When we look at the total historical view of violence we can not limit ourselves to just "war" or "group violence", and this data was included in Pinker's presentation. Therefore, kings, presidents, and chiefs, (if we consider them the sole source of the conflict, which we shouldn't) only contribute approximately 1/9th of the total global violence.

Sure there's a correlation that increased substances increase violence, but that in no way suggests that historical increased violence is due to increased substances. I don't think we have any kind of data that shows that these substances have been steadily decreasing over the past 10,000 years the same way that violence has been decreasing over the last 10,000 years.

comment by Lalartu · 2015-01-08T09:05:27.146Z · score: 0 (0 votes) · LW · GW

from 2012 to 2014, individual violence outweighed group violence by about 9 times. http://www.copenhagenconsensus.com/sites/default/files/conflict_assessment_-_hoeffler_and_fearon_0.pdf. I think it is safe to assume that historically it's at least similar.

I think it is completely different. Take German or Russian statistics over whole 20 century - it will be much closer to historical average.

comment by alwhite · 2015-01-08T17:24:55.115Z · score: 1 (1 votes) · LW · GW

Can you provide actual data for this statement? The trend on a global and historical scale has always been downwards, as far as we can tell. And this data spans thousands of years. (see the Pinker video for an overview of that data). This data is suggesting that wars, even the big 2 of the last century, aren't changing the global stats THAT much.

The 2012 - 2014 doesn't perfectly represent history but that just means history isn't exactly 9 to 1 for individual to group violence. It could be 8 to 1 or 6 to 1 or even 3 to 1, I don't know that exact number. But I very strongly doubt the ratio flopped to a 1 to 4 ratio. That's a massive change that I don't believe has happened and I need to see real stats before I'll accept a contrary statement.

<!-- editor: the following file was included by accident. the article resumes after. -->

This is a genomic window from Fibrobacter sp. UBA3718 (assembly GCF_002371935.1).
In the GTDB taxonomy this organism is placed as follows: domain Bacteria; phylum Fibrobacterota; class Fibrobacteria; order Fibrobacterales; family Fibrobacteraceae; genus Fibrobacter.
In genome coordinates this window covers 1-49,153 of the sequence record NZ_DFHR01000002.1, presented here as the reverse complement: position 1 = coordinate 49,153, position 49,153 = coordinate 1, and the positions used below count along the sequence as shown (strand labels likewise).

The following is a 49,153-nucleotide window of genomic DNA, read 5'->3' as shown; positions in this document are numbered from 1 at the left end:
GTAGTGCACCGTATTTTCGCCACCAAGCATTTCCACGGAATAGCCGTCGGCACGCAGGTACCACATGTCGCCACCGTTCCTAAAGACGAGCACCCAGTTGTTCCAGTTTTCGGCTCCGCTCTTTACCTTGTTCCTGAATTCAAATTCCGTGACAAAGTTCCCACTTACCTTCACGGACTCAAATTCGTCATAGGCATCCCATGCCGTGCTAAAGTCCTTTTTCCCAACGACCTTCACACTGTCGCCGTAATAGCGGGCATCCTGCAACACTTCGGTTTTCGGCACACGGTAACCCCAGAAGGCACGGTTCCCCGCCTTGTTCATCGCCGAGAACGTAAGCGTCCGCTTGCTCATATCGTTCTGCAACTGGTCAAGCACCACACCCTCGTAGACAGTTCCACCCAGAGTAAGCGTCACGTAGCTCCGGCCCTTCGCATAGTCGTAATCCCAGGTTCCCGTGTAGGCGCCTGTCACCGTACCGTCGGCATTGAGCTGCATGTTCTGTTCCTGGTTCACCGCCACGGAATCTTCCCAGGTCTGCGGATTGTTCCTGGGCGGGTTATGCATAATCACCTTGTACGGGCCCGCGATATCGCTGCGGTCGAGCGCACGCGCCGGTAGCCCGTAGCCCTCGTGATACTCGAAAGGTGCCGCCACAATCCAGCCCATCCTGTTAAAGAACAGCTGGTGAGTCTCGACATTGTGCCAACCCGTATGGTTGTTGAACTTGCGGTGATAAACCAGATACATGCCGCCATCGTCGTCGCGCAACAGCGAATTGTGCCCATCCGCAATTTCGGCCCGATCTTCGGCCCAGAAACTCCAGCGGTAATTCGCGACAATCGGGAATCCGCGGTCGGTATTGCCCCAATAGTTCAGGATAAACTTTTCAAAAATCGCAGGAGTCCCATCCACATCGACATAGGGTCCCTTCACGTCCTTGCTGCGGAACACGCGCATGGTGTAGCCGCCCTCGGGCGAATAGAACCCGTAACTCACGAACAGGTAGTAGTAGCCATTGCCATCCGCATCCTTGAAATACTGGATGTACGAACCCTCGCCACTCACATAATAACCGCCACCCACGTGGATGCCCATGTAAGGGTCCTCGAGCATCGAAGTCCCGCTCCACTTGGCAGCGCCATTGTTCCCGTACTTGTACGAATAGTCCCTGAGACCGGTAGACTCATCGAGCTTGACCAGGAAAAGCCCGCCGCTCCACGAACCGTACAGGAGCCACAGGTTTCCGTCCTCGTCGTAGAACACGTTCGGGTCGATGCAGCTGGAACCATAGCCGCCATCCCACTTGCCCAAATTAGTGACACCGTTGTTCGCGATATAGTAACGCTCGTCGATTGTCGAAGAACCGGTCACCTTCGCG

Thus, I still contend the majority of violence is individual (Pinker video supports this idea too).

comment by Lumifer · 2015-01-08T17:36:43.637Z · score: 0 (0 votes) · LW · GW

Can you define the terms that you're using? The PDF you linked to, for example, takes a rather broad view of "violence" as encompassing, say, corporal punishment of children by parents. Or when you say that the trend "has always been downwards", how large a perturbation are you willing to ignore?

Under a sufficiently wide definition of violence, every person engages in it (some more frequently than others).

comment by alwhite · 2015-01-08T18:08:39.911Z · score: 1 (1 votes) · LW · GW

Homicide and assault are what I think most people are referring to. The harming of the physical body through force. Additionally these numbers are referenced per capita and not as raw numbers. If we look at raw numbers, modern times certainly have more. If we look at per capita, the trend is downward.

As far as size of perturbation? That's difficult to really answer. My rough opinion would be to ignore any perturbations that span less than 100 years. So while WW1 and WW2 might cause a spike to the graph, post-WW is still lower than pre-WW and so the trend is still continuing and valid. Could also try reducing it down to 50 year averages as well to help smooth out the variation.

comment by Salemicus · 2015-01-08T12:07:12.659Z · score: 5 (5 votes) · LW · GW

I strongly disagree that the reason for the decline in violence is that we are richer now. Being richer, we are able to afford more of the things that we like - and people like violence. The explanation lies elsewhere.

We are less violent because we are more interconnected than ever before. The potential gains from co-operation (trade) have gone up much more than the potential gains from defection (violence) so we see more co-operation and less defection. And so we sate our love of violence through violence substitutes (violent movies, video games, competitive sports, etc).

Indeed, in the resource-unconstrained world suggested by buybuydandavis, I suggest that we would see massive violence. If war isn't going to impoverish, why not invade the neighbouring country in search of honour, glory, religious orthodoxy, etc?

comment by emr · 2015-01-09T20:17:54.748Z · score: 1 (1 votes) · LW · GW

Being richer, we are able to afford more of the things that we like - and people like violence.